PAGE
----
Alaska officials have so far tallied 89 homes severely affected by the storms that hit western Alaska over the weekend, but Gov. Mike Dunleavy, who previously visited the area, said the damage was not complete. A reasonable quote will not be available within a few days…a week.
The wreckage of Pacific Typhoon Marbock, which hit western Alaska on Saturday, destroyed roads, overturned homes, collapsed living sheds and scattered debris along 1,000 miles of coastline.
Dunleavy said at Thursday’s briefing that it was too early to give an estimate of the damage caused by the storm. Because we are evaluating the degree of
“These estimates are probably far into the future because we expect to find things that need to be worked on that no one has seen yet,” said Dunleavy.
Dunleavy called for the region to be declared a federal disaster to aid recovery efforts before the winter freeze rapidly approaches. Federal Emergency Management Agency Director Dean Criswell is scheduled to arrive in Alaska on Friday directly from a trip to Puerto Rico, where Hurricane Fiona caused widespread devastation. Criswell plans to visit the affected areas of western Alaska over the weekend.
[‘Some of them just disappeared’: Essential pieces of life in Nome were lost in the storm]
Dunleavy has already requested $10 million in state emergency funding to begin addressing immediate needs. In 2011, $30 million in federal disaster funds were sent to Alaska to help with repairs. The Dunleavy administration expects the cost of the event to exceed that.
The governor traveled to Bethel, Newtok, Hooper Bay, Scammon Bay, Nome, Golovin, Elim and Koyuk earlier in the week with other state officials to assess the damage once the storm subsided. He said Thursday he plans to return to the area on Oct. 1 to assess progress on repairs.
[In the midst of the storm, a dash to keep the power on in Hooper Bay]
About 130 members of the Alaska National Guard, Defense Forces and Navy Militia are deployed in the area, according to Maj. Gen. Torrence Sachs, commissioner of the Alaska National Guard and Veterans Affairs. They are tasked with clearing debris, communicating with community members, and understanding their needs, Saxe said.
Among the most severe damage confirmed by state officials so far are the destroyed section of the road between Nome and Council and the Elim, Golovin and Nome roads.
Alaska Department of Transportation Commissioner Ryan Anderson said on Thursday that 5 to 10 miles of Nome Council Road were “totally destroyed,” with another 5 to 10 miles “severely damaged,” the agency estimated. said it does. About 3 miles were “washed out” in Golovin, and Front Street was “totally destroyed” in Elim.
Anderson said all airports in the region are operational. Some of the Federal Aviation Administration’s weather systems have been damaged, and the Alaska Department of Transportation is working with his FAA to restore them, Anderson said.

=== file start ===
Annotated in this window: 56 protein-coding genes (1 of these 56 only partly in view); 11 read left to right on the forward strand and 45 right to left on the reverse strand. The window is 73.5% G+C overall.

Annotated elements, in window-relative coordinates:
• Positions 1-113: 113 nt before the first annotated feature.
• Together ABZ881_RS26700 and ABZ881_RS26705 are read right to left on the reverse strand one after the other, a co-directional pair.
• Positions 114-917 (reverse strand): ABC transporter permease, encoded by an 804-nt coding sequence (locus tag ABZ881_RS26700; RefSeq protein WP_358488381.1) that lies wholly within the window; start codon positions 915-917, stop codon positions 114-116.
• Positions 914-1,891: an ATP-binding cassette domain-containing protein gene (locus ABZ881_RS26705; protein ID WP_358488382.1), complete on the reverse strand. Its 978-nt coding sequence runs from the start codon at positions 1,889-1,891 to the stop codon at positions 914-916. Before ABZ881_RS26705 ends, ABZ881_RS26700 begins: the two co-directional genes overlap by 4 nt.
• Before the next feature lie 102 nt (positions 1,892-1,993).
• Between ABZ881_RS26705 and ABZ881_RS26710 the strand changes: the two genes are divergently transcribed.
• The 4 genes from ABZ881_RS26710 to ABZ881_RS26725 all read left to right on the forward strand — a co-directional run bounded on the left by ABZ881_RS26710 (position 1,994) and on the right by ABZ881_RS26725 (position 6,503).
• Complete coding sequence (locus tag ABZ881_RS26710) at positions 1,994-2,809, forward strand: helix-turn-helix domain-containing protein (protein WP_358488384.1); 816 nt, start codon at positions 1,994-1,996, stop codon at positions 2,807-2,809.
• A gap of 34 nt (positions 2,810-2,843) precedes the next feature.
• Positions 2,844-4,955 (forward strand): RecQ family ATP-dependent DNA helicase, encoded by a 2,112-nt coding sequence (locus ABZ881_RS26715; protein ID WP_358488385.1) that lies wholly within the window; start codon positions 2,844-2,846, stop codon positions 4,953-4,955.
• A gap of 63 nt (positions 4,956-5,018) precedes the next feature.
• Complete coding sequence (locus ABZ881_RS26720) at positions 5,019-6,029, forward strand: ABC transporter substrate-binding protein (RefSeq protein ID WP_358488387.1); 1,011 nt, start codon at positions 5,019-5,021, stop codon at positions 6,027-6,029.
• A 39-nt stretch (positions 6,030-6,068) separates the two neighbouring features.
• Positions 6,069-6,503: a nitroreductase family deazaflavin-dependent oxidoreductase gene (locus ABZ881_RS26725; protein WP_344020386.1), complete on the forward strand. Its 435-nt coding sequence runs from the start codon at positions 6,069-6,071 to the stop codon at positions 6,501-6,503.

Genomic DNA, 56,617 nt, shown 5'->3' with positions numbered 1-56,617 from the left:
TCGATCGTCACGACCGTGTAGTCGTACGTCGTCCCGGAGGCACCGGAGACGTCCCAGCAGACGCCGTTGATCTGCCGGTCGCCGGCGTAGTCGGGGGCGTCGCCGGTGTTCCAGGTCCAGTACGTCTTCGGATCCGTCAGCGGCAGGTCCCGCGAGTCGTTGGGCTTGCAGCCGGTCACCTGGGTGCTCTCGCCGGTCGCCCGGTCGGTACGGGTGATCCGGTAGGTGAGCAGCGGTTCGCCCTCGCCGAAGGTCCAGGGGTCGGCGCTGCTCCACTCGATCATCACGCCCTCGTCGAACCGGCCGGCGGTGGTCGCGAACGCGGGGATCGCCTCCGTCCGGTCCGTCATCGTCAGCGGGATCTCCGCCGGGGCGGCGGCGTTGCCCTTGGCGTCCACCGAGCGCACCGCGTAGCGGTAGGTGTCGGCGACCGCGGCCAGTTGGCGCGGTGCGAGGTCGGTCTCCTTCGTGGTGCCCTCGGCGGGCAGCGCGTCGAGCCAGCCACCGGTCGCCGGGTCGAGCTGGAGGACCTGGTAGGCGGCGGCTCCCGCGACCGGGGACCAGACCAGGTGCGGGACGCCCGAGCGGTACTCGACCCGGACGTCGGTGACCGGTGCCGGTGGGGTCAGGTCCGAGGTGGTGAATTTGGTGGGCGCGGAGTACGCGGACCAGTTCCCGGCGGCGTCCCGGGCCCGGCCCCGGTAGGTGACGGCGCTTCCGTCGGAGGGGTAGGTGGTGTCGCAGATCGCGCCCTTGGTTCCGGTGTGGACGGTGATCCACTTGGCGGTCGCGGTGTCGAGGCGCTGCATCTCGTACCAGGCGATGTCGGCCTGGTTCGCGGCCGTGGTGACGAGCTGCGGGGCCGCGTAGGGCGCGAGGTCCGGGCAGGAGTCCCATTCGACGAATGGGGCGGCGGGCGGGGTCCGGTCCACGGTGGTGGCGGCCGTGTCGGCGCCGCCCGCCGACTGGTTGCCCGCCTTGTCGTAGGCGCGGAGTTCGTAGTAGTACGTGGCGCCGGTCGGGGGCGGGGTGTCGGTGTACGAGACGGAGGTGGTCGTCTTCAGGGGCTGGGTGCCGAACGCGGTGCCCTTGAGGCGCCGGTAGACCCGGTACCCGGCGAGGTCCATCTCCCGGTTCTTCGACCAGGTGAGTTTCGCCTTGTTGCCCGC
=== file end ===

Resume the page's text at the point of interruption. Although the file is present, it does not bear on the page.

According to the Alaska Department of Homeland Security, the state’s disaster program “provided communities with plywood, insulation, roofing tin, etc., even though the state is awaiting a federal response to its disaster declaration request. The focus is on ‘doing’. Brian Fisher, Director of Emergency Management.
“This is another program that will be coming soon to ensure that homes are buttoned up and residents have a safe and warm place to live before winter arrives,” Fisher said.
[Dunleavy requests federal disaster declaration for Western Alaska as reports of storm damage accumulate]
When a federal disaster is declared, FEMA typically covers 75% of the response costs. Dunleavy requested that he cover 100% of the costs. President Joe Biden has already approved similar demands for Puerto Rico’s rebuilding efforts.
Dunleavy said state agencies, with a four-week deadline, are working to address the urgent needs of the impending winter freeze. This includes airlifting thousands of pounds of food and water to replace lost or damaged supplies in some communities, repairing roads and bridges and clearing debris. , and put the house back on the foundation.
“It’s really about getting everything up and running and ready for the winter,” says Dunleavy.
Dunleavy also said he spoke by phone with Homeland Security Secretary Alejandro Mayorcas on Thursday.
“I just said to him, ‘Look, the damage may not be as extensive as in Puerto Rico or other places where hurricanes hit, but the problem is our timeline, the problem is our It’s remoteness, and that’s what we’re short of. It’s an infrastructure issue,” said Dunleavy. “In his next four weeks, we need to be less bureaucratic when it comes to assistance and helping people get back on their feet.”
Some of the damaged or lost buildings were self-sufficient huts. Some have taken years to build and lack the insurance and documents normally used to obtain relief aid for reconstruction.
“We will be discussing with the federal government and others how it is part of the food collection system for people. I try to do that,” Dunleavy said.
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